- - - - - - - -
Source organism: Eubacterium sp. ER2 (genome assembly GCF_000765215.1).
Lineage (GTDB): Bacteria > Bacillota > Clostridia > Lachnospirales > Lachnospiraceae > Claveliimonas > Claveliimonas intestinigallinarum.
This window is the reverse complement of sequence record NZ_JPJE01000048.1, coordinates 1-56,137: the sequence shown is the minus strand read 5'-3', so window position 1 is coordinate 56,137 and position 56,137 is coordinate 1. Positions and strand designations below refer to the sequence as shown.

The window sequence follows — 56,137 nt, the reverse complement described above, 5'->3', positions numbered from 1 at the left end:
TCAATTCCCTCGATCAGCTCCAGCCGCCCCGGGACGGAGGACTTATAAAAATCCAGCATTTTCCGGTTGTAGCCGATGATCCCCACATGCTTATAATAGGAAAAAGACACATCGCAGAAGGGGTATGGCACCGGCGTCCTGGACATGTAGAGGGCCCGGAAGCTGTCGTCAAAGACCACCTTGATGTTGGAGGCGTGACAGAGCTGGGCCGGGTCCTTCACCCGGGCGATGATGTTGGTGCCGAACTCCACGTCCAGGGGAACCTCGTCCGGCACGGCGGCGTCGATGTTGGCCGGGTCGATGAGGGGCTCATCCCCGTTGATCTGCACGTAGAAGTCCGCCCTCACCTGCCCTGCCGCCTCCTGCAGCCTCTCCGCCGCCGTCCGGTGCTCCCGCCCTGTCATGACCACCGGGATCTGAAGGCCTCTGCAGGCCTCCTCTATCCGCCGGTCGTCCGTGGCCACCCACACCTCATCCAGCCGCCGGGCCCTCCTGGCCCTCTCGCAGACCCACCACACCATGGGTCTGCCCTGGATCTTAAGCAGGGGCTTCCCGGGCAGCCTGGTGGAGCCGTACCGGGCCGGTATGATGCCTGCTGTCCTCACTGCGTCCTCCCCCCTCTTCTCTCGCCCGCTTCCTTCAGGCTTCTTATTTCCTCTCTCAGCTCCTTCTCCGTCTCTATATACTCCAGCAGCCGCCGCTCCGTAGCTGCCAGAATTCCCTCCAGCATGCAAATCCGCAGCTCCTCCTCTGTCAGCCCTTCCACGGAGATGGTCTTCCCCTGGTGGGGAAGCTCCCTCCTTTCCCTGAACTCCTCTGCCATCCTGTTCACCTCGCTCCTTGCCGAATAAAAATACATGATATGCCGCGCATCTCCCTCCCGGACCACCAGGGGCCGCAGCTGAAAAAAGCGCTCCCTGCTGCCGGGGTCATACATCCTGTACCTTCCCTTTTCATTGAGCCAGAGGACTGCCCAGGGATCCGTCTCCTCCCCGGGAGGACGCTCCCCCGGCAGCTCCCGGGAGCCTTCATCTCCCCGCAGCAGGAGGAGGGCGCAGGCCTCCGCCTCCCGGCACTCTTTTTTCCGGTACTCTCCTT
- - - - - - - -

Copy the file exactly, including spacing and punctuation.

Source organism: Eubacterium sp. ER2 (genome assembly GCF_000765215.1).
Lineage (GTDB): Bacteria > Bacillota > Clostridia > Lachnospirales > Lachnospiraceae > Claveliimonas > Claveliimonas intestinigallinarum.
This window is the reverse complement of sequence record NZ_JPJE01000048.1, coordinates 1-56,137: the sequence shown is the minus strand read 5'-3', so window position 1 is coordinate 56,137 and position 56,137 is coordinate 1. Positions and strand designations below refer to the sequence as shown.

The window sequence follows — 56,137 nt, the reverse complement described above, 5'->3', positions numbered from 1 at the left end:
TCAATTCCCTCGATCAGCTCCAGCCGCCCCGGGACGGAGGACTTATAAAAATCCAGCATTTTCCGGTTGTAGCCGATGATCCCCACATGCTTATAATAGGAAAAAGACACATCGCAGAAGGGGTATGGCACCGGCGTCCTGGACATGTAGAGGGCCCGGAAGCTGTCGTCAAAGACCACCTTGATGTTGGAGGCGTGACAGAGCTGGGCCGGGTCCTTCACCCGGGCGATGATGTTGGTGCCGAACTCCACGTCCAGGGGAACCTCGTCCGGCACGGCGGCGTCGATGTTGGCCGGGTCGATGAGGGGCTCATCCCCGTTGATCTGCACGTAGAAGTCCGCCCTCACCTGCCCTGCCGCCTCCTGCAGCCTCTCCGCCGCCGTCCGGTGCTCCCGCCCTGTCATGACCACCGGGATCTGAAGGCCTCTGCAGGCCTCCTCTATCCGCCGGTCGTCCGTGGCCACCCACACCTCATCCAGCCGCCGGGCCCTCCTGGCCCTCTCGCAGACCCACCACACCATGGGTCTGCCCTGGATCTTAAGCAGGGGCTTCCCGGGCAGCCTGGTGGAGCCGTACCGGGCCGGTATGATGCCTGCTGTCCTCACTGCGTCCTCCCCCCTCTTCTCTCGCCCGCTTCCTTCAGGCTTCTTATTTCCTCTCTCAGCTCCTTCTCCGTCTCTATATACTCCAGCAGCCGCCGCTCCGTAGCTGCCAGAATTCCCTCCAGCATGCAAATCCGCAGCTCCTCCTCTGTCAGCCCTTCCACGGAGATGGTCTTCCCCTGGTGGGGAAGCTCCCTCCTTTCCCTGAACTCCTCTGCCATCCTGTTCACCTCGCTCCTTGCCGAATAAAAATACATGATATGCCGCGCATCTCCCTCCCGGACCACCAGGGGCCGCAGCTGAAAAAAGCGCTCCCTGCTGCCGGGGTCATACATCCTGTACCTTCCCTTTTCATTGAGCCAGAGGACTGCCCAGGGATCCGTCTCCTCCCCGGGAGGACGCTCCCCCGGCAGCTCCCGGGAGCCTTCATCTCCCCGCAGCAGGAGGAGGGCGCAGGCCTCCGCCTCCCGGCACTCTTTTTTCCGGTACTCTCCTT